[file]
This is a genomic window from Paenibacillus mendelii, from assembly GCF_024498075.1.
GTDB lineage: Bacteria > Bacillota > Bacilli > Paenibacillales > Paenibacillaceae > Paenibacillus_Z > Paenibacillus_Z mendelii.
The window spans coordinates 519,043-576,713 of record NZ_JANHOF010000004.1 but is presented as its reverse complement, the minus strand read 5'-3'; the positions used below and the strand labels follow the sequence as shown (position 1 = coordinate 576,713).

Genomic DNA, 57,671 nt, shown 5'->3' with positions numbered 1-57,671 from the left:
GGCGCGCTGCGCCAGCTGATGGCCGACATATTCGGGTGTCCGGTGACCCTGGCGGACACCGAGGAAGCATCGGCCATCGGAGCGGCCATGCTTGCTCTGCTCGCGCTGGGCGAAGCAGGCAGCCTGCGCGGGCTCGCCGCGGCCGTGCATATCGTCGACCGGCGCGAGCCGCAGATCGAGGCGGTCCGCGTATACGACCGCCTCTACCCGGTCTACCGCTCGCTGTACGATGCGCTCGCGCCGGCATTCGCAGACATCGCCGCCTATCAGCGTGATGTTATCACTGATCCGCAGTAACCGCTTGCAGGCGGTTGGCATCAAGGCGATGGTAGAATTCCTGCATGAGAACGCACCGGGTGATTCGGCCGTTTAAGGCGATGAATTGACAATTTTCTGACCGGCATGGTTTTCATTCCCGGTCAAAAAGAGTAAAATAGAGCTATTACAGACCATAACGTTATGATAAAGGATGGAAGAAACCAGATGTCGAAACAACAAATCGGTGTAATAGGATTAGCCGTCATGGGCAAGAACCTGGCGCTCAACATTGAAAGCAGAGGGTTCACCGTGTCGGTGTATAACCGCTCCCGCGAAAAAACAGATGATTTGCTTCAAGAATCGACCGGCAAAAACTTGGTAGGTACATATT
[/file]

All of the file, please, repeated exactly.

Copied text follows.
This is a genomic window from Paenibacillus mendelii, from assembly GCF_024498075.1.
GTDB lineage: Bacteria > Bacillota > Bacilli > Paenibacillales > Paenibacillaceae > Paenibacillus_Z > Paenibacillus_Z mendelii.
The window spans coordinates 519,043-576,713 of record NZ_JANHOF010000004.1 but is presented as its reverse complement, the minus strand read 5'-3'; the positions used below and the strand labels follow the sequence as shown (position 1 = coordinate 576,713).

Genomic DNA, 57,671 nt, shown 5'->3' with positions numbered 1-57,671 from the left:
GGCGCGCTGCGCCAGCTGATGGCCGACATATTCGGGTGTCCGGTGACCCTGGCGGACACCGAGGAAGCATCGGCCATCGGAGCGGCCATGCTTGCTCTGCTCGCGCTGGGCGAAGCAGGCAGCCTGCGCGGGCTCGCCGCGGCCGTGCATATCGTCGACCGGCGCGAGCCGCAGATCGAGGCGGTCCGCGTATACGACCGCCTCTACCCGGTCTACCGCTCGCTGTACGATGCGCTCGCGCCGGCATTCGCAGACATCGCCGCCTATCAGCGTGATGTTATCACTGATCCGCAGTAACCGCTTGCAGGCGGTTGGCATCAAGGCGATGGTAGAATTCCTGCATGAGAACGCACCGGGTGATTCGGCCGTTTAAGGCGATGAATTGACAATTTTCTGACCGGCATGGTTTTCATTCCCGGTCAAAAAGAGTAAAATAGAGCTATTACAGACCATAACGTTATGATAAAGGATGGAAGAAACCAGATGTCGAAACAACAAATCGGTGTAATAGGATTAGCCGTCATGGGCAAGAACCTGGCGCTCAACATTGAAAGCAGAGGGTTCACCGTGTCGGTGTATAACCGCTCCCGCGAAAAAACAGATGATTTGCTTCAAGAATCGACCGGCAAAAACTTGGTAGGTACATATT